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Farewells said to one of war's last WAAF heroines; 'wonderful woman was independent to the end'.

ONE of Tyneside's last surviving WAAFs - who kept a secret map which saved men's lives - has died at the age of 95.

The silk map, showing the locations of enemy troops in France, was issued to Allied parachutists to help them evade enemy fire or capture.

Priscilla Smailes, of Ryton, Gateshead, treasured the map after being given it by a Canadian airman in 1943 when she was in the Women's Auxiliary Air Force.

Priscilla, who was also a prolific contributor to The Chronicle, was still living independently in Ryton, Gateshead, up to her death.

Her grandaughter Deborah Anderson, 49, said: "Sadly, my gran passed away last month, just days before her 96th birthday.

"On sorting through her things we discovered a scrapbook filled with cuttings and many that The Chronicle had printed on a variety of topics - she was a very prolific writer.

"Sometimes the way she looked at things was very different from other people's because she had the benefit of so much experience. She always got The Chronicle and wrote letters to the paper for 30 or 40 years.

"She was a wonderful woman and independent till the end - still cleaning the stairs by riding up on her stairlift one step at a time with her dustpan and brush."

Deborah's mum Sylvia Jude, 68, of Ryton, said: "She was as bright as a button. She always used to watch University Challenge and she always said, 'I'm Mrs Parker (as she then was) and I'm reading The Evening Chronicle!' "As a WAAF in the Second World War she worked on the ballast balloons, sending them up, then worked on instrument repair and drove a Land Rover. She was billeted at Wylam."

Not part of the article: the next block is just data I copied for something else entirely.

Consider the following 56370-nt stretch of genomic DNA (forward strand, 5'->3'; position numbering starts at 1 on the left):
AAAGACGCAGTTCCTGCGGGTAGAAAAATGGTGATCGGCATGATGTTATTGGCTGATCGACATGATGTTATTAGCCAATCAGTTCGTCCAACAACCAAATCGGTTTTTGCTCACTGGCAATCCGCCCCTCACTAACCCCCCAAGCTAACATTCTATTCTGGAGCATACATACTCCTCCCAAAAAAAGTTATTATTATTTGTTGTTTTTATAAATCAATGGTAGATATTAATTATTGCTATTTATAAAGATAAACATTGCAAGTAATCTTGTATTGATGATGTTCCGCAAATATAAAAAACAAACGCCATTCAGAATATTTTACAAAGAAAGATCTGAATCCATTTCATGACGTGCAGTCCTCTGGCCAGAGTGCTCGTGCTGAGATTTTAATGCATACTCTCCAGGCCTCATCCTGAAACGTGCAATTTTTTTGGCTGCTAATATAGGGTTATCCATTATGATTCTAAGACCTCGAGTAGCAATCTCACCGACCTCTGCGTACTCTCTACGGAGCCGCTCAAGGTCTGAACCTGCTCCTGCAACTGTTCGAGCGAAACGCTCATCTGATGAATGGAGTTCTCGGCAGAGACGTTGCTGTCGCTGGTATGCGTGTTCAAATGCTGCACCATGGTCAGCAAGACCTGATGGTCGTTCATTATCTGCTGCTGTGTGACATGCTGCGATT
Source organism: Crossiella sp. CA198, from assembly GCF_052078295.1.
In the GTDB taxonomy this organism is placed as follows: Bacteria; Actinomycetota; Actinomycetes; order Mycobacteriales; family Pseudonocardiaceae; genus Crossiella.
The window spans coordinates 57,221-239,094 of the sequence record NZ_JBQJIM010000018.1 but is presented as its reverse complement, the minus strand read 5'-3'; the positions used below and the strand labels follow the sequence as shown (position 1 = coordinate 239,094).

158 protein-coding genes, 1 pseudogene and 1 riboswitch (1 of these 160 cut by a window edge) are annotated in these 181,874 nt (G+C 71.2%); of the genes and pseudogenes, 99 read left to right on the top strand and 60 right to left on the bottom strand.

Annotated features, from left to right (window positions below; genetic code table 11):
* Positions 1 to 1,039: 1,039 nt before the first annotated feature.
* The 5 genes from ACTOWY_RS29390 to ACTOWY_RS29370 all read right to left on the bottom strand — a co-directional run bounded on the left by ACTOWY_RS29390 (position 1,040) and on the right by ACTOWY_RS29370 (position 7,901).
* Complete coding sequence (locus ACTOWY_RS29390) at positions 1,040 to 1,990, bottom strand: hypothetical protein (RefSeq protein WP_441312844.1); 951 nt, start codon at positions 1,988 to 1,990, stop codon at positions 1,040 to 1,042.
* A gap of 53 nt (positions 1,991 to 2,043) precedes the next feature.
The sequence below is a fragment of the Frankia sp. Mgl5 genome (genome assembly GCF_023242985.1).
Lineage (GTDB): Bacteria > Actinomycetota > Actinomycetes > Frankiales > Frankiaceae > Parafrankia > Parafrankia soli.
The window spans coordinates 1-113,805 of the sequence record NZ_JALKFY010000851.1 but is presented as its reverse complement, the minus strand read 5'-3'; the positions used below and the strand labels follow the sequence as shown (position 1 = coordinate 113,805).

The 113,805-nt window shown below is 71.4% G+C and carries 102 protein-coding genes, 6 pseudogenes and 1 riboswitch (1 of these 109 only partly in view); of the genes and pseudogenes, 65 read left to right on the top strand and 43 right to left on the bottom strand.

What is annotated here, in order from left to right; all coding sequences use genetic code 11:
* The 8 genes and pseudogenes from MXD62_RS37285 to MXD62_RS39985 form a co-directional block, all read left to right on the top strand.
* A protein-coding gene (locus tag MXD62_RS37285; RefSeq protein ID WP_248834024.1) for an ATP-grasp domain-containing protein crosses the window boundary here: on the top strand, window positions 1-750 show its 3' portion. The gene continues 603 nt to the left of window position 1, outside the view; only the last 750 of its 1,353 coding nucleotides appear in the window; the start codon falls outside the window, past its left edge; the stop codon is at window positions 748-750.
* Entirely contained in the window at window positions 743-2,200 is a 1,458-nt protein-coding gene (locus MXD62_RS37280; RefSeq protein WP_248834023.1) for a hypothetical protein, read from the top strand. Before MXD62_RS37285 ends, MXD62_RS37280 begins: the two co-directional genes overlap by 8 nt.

Sylvia said: "She had her own opinions and sometimes felt she should comment. She also entered lots of competitions and won a fridge-freezer for the advice she had been given as a little girl: 'It's nice to be important, but it's more important to be nice.' It came with a year's supply of pork faggots, which weren't so popular!

"Her first husband died in an industrial accident when she was pregnant and living in Sheffield, so she came back to her home town for the support of her family. She had three children, aged 14, 12, and 10, and then the baby to support. She always worked, and had trained as a midwife."

She worked at Newcastle's Royal Victoria Infirmary for many years, as a matron at Axwell Park and nursing at Prudhoe Hospital.

In her 60s she joined Pathfinders and went up every mountain in the Lake District. She was also part of Ryton Heritage Group and was very knowledgeable about the history of Newcastle. She also wrote poetry.

Priscilla, who had seven grandchildren and eight great-grandchildren, was remarried in 1994 but husband Jimmy Smailes died in 2002. She enjoyed living independently, with the help of her family, and the 95-year-old would tell visitors: "I'm fine - I've just been for a jog round The Willows!" Priscilla, known as Scilla, told The Chronicle about her map in 2009 and said: "It has a lot of sentimental value for me. It's an important part of history and I am a part of it. It's a very special thing to have."

CAPTION(S):

Priscilla Smailes at 19 as a WAAF, and in later life

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Publication:Evening Chronicle (Newcastle, England)
Geographic Code:4EUUK
Date:Jul 7, 2017
Words:554
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